Social Work Professor to be Honored by Council for Social Work Education
This fall, Dr. Bruce Friedman, chair and professor of the Department of Social Work, will be honored at the Council for Social Work Education’s (CSWE) annual meeting, receiving the 2021 Best Reviewer award for the council’s peer-reviewed professional journal, the Journal of Social Work Education (JSWE).
Earlier this month, Friedman received correspondence from Dr. Danielle Parrish, editor-in-chief of the Journal of Social Work Education, indicating that he was one of only two reviewers selected from the journal’s national pool of reviewers to receive the award. The ceremony is tentatively planned to take place during the CSWE’s 2021 meeting, from November 4th to 7th in Orlando, Florida. Parrish wrote that members of the editorial advisory board were “particularly impressed with [Friedman’s] helpful comments to authors and fast completion of reviews.” Friedman acknowledged that he does try to identify specific areas for improvement, rather than using generalizations or sending simple rejection notices, in an effort to improve authors’ acceptance rates.
Friedman is a long-time reviewer of the JSWE, specializing in the topics of innovation in teaching; teaching techniques in social work education; qualitative research and mixed-methods approaches; using Photovoice to discuss the implications of COVID-19 on teaching; community-based research; and spirituality and religion.
Friedman has also served as a special editor for the British Journal of Social Work, and as an editor for the Journal of Offender Rehabilitation, the Journal of Religion and Spirituality in Social Work: Social Thought, and Human Service Management. He has recently been invited to serve as a special editor for the Journal of Offender Rehabilitation.
Some of the common challenges Friedman sees as a reviewer are that writers have not completed an adequate literature review, failing to cite or include references to important authors in the field. “I look at the currency of the literature and whether the information is dated or relatively current,” he explained. He also sees many writers who use surveys and report back on results with a low response rate. “Instead of using the Dillman Total Design Survey Method to get a better response rate, these authors will report on a response rate of, say 15 to 20% of participants,” he said, adding, “The authors should include the poor response rate in the list of limitations in their article.”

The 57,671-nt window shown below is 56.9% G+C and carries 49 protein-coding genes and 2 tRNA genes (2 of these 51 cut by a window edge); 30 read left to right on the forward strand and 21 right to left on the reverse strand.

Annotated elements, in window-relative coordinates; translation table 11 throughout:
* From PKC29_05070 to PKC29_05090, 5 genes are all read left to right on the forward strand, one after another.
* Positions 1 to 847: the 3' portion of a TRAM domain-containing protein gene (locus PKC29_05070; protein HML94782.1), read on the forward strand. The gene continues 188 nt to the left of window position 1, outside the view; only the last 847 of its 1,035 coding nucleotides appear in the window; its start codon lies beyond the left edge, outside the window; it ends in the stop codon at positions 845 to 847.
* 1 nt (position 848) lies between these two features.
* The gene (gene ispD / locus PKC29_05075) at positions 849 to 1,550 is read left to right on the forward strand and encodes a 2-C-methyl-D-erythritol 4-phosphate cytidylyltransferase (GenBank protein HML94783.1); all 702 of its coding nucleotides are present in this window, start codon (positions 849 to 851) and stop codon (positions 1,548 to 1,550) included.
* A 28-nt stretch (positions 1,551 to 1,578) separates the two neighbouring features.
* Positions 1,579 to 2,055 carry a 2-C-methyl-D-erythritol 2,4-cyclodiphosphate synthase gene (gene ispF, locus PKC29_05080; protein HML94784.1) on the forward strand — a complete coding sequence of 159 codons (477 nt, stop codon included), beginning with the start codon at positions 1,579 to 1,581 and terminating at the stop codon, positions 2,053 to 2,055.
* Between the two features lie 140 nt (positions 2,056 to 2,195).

His general advice for faculty and others wanting to submit manuscripts for publication is to use the KIS (keep it simple) principle, stating that “simple is always better. There should be a logical process going from the identification of the problem to the methods. The methodology should address the problem.” He also mentioned, “It is harder to write simply, but it engages the readers more effectively.”
Friedman says he has encouraged his faculty to consider becoming reviewers for peer-reviewed journals, and his mantra for aspiring reviewers mirrors his advice for aspiring writers: “Follow a simple process. Email the editor(s) and volunteer your service. The editors use electronic databases to record who can serve as a reviewer in specific areas. Once you’re in the database, they’ll connect with you if they identify an area where your expertise is needed.”
For more information about the programs in the Department of Social Work, please visit: http://www.utep.edu/sw/.